Elo Kasia

Director at Eloquent - A Professional Education Company
Professional English Training Center Located In UK.
Strategy Partner of Chatsifieds.com
www.eloquentlearning.com

Talking about the present – Present Continuous Tense | English Time Ask Elo

by Jun 5, 2019English Grammar Tips, English Time Ask Elo

 

Talking about the present – Present Continuous Tense | English Time Ask Elo

 

Elo Kasia

 

English Time Ask Elo (04/06/2019)

 

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Talking about the present – Present Continuous Tense | English Time Ask Elo

 

Asked by Chamila Perera (Community Leaner)

 

Talking about the present – Present Continuous Tense | English Time Ask Elo

 

Answered by Elo Kasia

 

Elo Kasia is the English Mentor for  English Time | What I Learned Today” .

 

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Talking about the present – Present Continuous Tense | English Time Ask Elo

 

 

 

🤔 Question Time. Talking about the present – Present Continuous Tense 

 

🙏 @ Chamila Perera, Thank you for your question.  

 

😀 As usual, I will try to explain the difference using simple language and plenty of examples.

 

 
Another tense we use to talk about the present is the present continuous (present progressive). It is used to show that something is happening now or around now and also in some other situations.
 
 
 

We use TO BE + verb+ing

 
 

1. Actions happening now, at the moment of speaking.

 
  • I’m sitting in at my desk and I’m writing an article about Present Continuous.
  • I’m not talking on the phone.
  • Are you studying now?
  • Is he driving to work now?
  • They aren’t reading, they are watching TV.
 
 
 

2. Longer actions in progress, happening around now, but not always at the moment of speaking. “Now can mean this second, today, this month, this year, and so on. We are in the process of doing a longer action which is in progress.

 
  • I’m living with my sister now, my flat is being decorated.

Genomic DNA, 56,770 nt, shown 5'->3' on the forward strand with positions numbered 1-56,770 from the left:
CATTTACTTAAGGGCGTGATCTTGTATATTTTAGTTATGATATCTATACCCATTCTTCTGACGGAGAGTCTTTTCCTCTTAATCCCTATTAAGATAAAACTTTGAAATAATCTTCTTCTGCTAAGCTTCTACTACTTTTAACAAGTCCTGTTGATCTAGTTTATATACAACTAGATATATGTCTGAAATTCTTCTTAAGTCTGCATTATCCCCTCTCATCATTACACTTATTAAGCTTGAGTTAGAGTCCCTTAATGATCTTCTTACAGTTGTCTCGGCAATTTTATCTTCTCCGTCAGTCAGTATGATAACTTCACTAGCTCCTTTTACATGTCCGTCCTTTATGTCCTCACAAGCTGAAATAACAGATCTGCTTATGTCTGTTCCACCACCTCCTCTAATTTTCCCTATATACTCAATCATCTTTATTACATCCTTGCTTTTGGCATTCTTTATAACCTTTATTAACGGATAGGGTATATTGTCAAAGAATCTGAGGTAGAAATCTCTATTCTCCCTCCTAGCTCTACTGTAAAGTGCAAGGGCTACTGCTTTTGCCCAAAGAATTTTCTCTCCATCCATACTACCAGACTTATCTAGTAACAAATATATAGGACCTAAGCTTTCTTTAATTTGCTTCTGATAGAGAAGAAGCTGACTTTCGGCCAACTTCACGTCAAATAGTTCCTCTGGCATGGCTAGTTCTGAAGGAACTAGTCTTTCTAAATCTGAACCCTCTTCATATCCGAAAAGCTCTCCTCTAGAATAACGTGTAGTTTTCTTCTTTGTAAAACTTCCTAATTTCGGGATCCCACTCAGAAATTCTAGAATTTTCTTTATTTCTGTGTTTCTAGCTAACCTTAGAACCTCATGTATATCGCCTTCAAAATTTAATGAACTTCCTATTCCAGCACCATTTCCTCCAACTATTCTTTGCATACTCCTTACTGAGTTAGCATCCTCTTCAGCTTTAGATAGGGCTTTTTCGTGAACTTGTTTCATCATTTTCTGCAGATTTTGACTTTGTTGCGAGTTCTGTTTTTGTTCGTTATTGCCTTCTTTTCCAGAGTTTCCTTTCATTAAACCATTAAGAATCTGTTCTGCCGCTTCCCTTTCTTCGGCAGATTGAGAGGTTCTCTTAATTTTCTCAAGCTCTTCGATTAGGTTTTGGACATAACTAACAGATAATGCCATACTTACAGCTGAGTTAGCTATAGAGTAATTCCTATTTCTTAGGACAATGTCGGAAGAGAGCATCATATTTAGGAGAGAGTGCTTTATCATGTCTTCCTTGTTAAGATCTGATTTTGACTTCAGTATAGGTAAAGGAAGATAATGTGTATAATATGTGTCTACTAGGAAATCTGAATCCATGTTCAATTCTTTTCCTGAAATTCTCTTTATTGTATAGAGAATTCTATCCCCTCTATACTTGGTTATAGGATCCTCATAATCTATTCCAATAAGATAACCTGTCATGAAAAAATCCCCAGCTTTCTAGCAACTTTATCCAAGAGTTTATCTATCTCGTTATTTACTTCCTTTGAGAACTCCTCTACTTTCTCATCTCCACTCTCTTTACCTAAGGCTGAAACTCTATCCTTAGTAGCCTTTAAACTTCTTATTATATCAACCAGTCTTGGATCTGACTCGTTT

• I’m reading a very good book at the moment.
  • Is Sammy studying to be a doctor?
  • He isn’t working this week, he is on holiday.
 
 
 
3. Future plans. It can also be used to talk about near future when we talk about something we have planned.
 
 
  • I am meeting some friends after work.
  • I am not going to the party tonight.
  • Is he visiting his parents next weekend?
  • Isn’t he going to Portugal this summer?
 
 
4. To express irritation or annoyance at somebody’s behaviour. We use words such as “always” or “constantly” and the meaning is like simple present, but with negative emotion. Remember to put the words “always” or “constantly” between “be” and “verb+ing.”
 
 
  • I hate going to restaurants with her, she is always complaining about the food.
  • He is always coming to class late. It disrupts the whole class.
  • You are acting out of order!
 
 
NOTE:
 
 
There are some verbs which we never (or hardly ever) use in the -ing form, they include:
 
Abstract verbs: to be, to want, to cost, to seem, to need, to care, to contain, to owe, to exist…
 
 
Possession Verbs: possess, to own, to belong…
 
Emotion Verbs: to like, to love, to hate, to dislike, to fear, to envy, to mind

  Check my other articles here: All English Time Ask Elo – Learning Articles

 
 
Talking about the present Present Continuous Tense Elo Kasia is the Facebook Group Mentor for
 
English Time | What I Learned Today”  and Director at Eloquent Learning Online School. www.eloquentlearning.com

 

Elo Kasia

Director at Eloquent Learning - A Professional Education Company Located In UK. , Strategy Partner of Chatsifieds.com

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